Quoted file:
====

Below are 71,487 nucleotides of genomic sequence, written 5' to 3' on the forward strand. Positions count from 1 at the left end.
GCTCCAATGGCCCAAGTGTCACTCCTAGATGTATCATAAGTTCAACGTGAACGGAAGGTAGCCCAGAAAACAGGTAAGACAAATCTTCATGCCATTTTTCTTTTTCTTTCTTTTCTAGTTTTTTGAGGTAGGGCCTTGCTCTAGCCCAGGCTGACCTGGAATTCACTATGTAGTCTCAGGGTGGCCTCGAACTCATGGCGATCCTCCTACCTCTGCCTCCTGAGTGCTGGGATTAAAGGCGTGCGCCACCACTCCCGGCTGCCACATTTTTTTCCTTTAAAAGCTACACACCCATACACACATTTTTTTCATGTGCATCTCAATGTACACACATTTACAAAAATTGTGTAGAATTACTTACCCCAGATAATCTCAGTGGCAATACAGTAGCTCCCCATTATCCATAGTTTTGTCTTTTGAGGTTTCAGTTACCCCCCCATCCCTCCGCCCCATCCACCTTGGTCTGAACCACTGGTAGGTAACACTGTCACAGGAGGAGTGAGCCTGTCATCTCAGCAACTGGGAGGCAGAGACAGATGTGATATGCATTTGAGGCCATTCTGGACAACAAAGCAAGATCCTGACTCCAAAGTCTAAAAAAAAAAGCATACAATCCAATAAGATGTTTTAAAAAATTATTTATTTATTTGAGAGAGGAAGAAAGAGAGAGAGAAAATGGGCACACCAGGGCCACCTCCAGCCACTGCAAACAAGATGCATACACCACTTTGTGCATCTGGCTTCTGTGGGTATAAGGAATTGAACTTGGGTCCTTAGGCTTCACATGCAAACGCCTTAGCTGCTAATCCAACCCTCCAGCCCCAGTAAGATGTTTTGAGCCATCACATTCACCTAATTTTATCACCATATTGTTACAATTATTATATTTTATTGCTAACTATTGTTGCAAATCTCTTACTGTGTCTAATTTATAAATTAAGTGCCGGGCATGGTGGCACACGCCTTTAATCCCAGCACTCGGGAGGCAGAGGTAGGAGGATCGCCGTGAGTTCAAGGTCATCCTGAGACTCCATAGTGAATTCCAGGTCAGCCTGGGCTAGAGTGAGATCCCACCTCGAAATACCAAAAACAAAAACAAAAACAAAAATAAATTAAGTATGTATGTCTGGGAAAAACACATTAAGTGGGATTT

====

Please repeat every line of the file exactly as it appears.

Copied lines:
Below are 71,487 nucleotides of genomic sequence, written 5' to 3' on the forward strand. Positions count from 1 at the left end.
GCTCCAATGGCCCAAGTGTCACTCCTAGATGTATCATAAGTTCAACGTGAACGGAAGGTAGCCCAGAAAACAGGTAAGACAAATCTTCATGCCATTTTTCTTTTTCTTTCTTTTCTAGTTTTTTGAGGTAGGGCCTTGCTCTAGCCCAGGCTGACCTGGAATTCACTATGTAGTCTCAGGGTGGCCTCGAACTCATGGCGATCCTCCTACCTCTGCCTCCTGAGTGCTGGGATTAAAGGCGTGCGCCACCACTCCCGGCTGCCACATTTTTTTCCTTTAAAAGCTACACACCCATACACACATTTTTTTCATGTGCATCTCAATGTACACACATTTACAAAAATTGTGTAGAATTACTTACCCCAGATAATCTCAGTGGCAATACAGTAGCTCCCCATTATCCATAGTTTTGTCTTTTGAGGTTTCAGTTACCCCCCCATCCCTCCGCCCCATCCACCTTGGTCTGAACCACTGGTAGGTAACACTGTCACAGGAGGAGTGAGCCTGTCATCTCAGCAACTGGGAGGCAGAGACAGATGTGATATGCATTTGAGGCCATTCTGGACAACAAAGCAAGATCCTGACTCCAAAGTCTAAAAAAAAAAGCATACAATCCAATAAGATGTTTTAAAAAATTATTTATTTATTTGAGAGAGGAAGAAAGAGAGAGAGAAAATGGGCACACCAGGGCCACCTCCAGCCACTGCAAACAAGATGCATACACCACTTTGTGCATCTGGCTTCTGTGGGTATAAGGAATTGAACTTGGGTCCTTAGGCTTCACATGCAAACGCCTTAGCTGCTAATCCAACCCTCCAGCCCCAGTAAGATGTTTTGAGCCATCACATTCACCTAATTTTATCACCATATTGTTACAATTATTATATTTTATTGCTAACTATTGTTGCAAATCTCTTACTGTGTCTAATTTATAAATTAAGTGCCGGGCATGGTGGCACACGCCTTTAATCCCAGCACTCGGGAGGCAGAGGTAGGAGGATCGCCGTGAGTTCAAGGTCATCCTGAGACTCCATAGTGAATTCCAGGTCAGCCTGGGCTAGAGTGAGATCCCACCTCGAAATACCAAAAACAAAAACAAAAACAAAAATAAATTAAGTATGTATGTCTGGGAAAAACACATTAAGTGGGATTT